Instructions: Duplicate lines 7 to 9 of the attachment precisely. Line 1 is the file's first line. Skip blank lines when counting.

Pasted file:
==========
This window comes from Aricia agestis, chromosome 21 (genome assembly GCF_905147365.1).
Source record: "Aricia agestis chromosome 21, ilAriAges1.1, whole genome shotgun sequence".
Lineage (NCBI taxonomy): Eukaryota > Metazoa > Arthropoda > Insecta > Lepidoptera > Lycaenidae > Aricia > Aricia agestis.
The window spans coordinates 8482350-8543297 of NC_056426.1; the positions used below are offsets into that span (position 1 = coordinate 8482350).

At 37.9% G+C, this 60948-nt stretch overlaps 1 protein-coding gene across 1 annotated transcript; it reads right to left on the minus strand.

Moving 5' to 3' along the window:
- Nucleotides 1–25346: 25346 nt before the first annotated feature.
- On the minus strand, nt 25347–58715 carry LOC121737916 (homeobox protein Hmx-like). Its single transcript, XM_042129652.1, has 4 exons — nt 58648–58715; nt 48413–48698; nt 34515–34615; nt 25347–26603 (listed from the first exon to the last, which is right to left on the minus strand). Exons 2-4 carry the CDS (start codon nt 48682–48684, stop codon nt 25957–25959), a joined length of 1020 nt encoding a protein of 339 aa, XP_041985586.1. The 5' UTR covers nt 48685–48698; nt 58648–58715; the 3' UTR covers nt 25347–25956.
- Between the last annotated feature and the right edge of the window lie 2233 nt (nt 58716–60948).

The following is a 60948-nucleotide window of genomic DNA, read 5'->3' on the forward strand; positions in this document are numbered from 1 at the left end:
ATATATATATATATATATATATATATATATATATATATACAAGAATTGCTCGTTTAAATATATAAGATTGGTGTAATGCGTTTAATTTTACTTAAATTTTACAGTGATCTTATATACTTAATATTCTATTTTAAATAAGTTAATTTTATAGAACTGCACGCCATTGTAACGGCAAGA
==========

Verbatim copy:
- Nucleotides 1–25346: 25346 nt before the first annotated feature.
- On the minus strand, nt 25347–58715 carry LOC121737916 (homeobox protein Hmx-like). Its single transcript, XM_042129652.1, has 4 exons — nt 58648–58715; nt 48413–48698; nt 34515–34615; nt 25347–26603 (listed from the first exon to the last, which is right to left on the minus strand). Exons 2-4 carry the CDS (start codon nt 48682–48684, stop codon nt 25957–25959), a joined length of 1020 nt encoding a protein of 339 aa, XP_041985586.1. The 5' UTR covers nt 48685–48698; nt 58648–58715; the 3' UTR covers nt 25347–25956.
- Between the last annotated feature and the right edge of the window lie 2233 nt (nt 58716–60948).